■ Jeff Jordan's on-again, off-again basketball career at Illinois is over. Michael Jordan's eldest son has been given his release to transfer to another school. Jeff Jordan left the Illini last June but changed his mind and rejoined the team for his junior season. He averaged 13.8 minutes last season.
■ Former Louisville star Angel McCoughtry scored 32 points and grabbed 10 rebounds to lead the WNBA's Atlanta Dream to a 97-82 win over the Connecticut Sun on Friday. McCoughtry had 11 points in the opening period, helping the Dream shoot 61.8 percent for a 51-32 halftime lead.
Favre undergoes ankle surgery
Brett Favre posted a short statement on his Web site confirming he had arthroscopic ankle surgery, possibly clearing the way for the quarterback to return to the Minnesota Vikings next season.
Favre's future has been up in the air since the Vikings lost to New Orleans in the NFC championship game. He had said he would need ankle surgery if he wanted to play in 2010, but there was no word Friday about his playing career.
ESPN.com reported Dr. James Andrews cleaned up scar tissue in Favre's left ankle to increase his range of motion. The operation took place at the Andrews Institute in Gulf Breeze, Fla.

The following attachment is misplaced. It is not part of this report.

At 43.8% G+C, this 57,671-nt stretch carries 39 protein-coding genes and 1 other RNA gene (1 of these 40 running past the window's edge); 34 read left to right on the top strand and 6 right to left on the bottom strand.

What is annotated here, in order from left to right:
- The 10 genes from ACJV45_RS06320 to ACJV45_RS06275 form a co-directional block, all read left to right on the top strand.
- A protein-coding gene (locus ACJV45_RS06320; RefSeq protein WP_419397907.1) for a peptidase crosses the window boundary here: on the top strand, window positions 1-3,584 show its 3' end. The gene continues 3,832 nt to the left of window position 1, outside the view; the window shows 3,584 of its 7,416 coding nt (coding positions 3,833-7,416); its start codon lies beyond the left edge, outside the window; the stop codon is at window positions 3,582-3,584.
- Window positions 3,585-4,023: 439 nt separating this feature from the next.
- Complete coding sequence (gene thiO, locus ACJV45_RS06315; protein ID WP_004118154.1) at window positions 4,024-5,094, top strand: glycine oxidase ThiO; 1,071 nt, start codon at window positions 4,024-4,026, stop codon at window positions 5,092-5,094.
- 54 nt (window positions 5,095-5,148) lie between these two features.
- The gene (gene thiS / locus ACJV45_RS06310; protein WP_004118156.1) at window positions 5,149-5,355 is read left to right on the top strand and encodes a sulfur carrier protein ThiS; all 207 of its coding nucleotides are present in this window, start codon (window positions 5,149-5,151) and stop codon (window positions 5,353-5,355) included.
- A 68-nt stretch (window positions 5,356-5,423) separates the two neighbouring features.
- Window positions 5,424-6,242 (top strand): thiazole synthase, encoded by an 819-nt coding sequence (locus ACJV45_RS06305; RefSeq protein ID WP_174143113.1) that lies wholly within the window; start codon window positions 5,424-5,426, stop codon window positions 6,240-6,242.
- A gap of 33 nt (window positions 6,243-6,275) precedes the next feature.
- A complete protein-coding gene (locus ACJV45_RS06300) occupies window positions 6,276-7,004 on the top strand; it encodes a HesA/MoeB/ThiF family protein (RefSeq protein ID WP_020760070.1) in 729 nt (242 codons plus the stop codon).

■ Florida International baseball player Garrett Wittels matched the second-longest hitting streak in Division I history, getting a hit in his 47th straight game Friday night against Florida Atlantic. Wittels tied Wichita State's Phil Stephenson, who hit in 47 straight games in 1981. Oklahoma State's Robin Ventura holds the NCAA record with a 58-game streak in 1987.
■ Purdue held off Southern California on Friday to win its first NCAA women's golf team championship by one stroke, while Caroline Hedwall of Oklahoma State shot a 68 to win the individual title by four shots at Wilmington, N.C.
The last word
Peace might come to the Middle East before there's a truce between hockey fans in Toronto and Montreal. According to a survey, more than a quarter of Maple Leafs fans are refusing to root for the Canadiens — even though Montreal is the only Canadian team left in this year's Stanley Cup chase. Wrote Cathal Kelly of the Toronto Star:
"If aliens show up wanting to enslave the entire human race, I will fight them. But if the extraterrestrial invaders announce ahead of time that the Montreal Canadiens are the first to go, I'm willing to talk."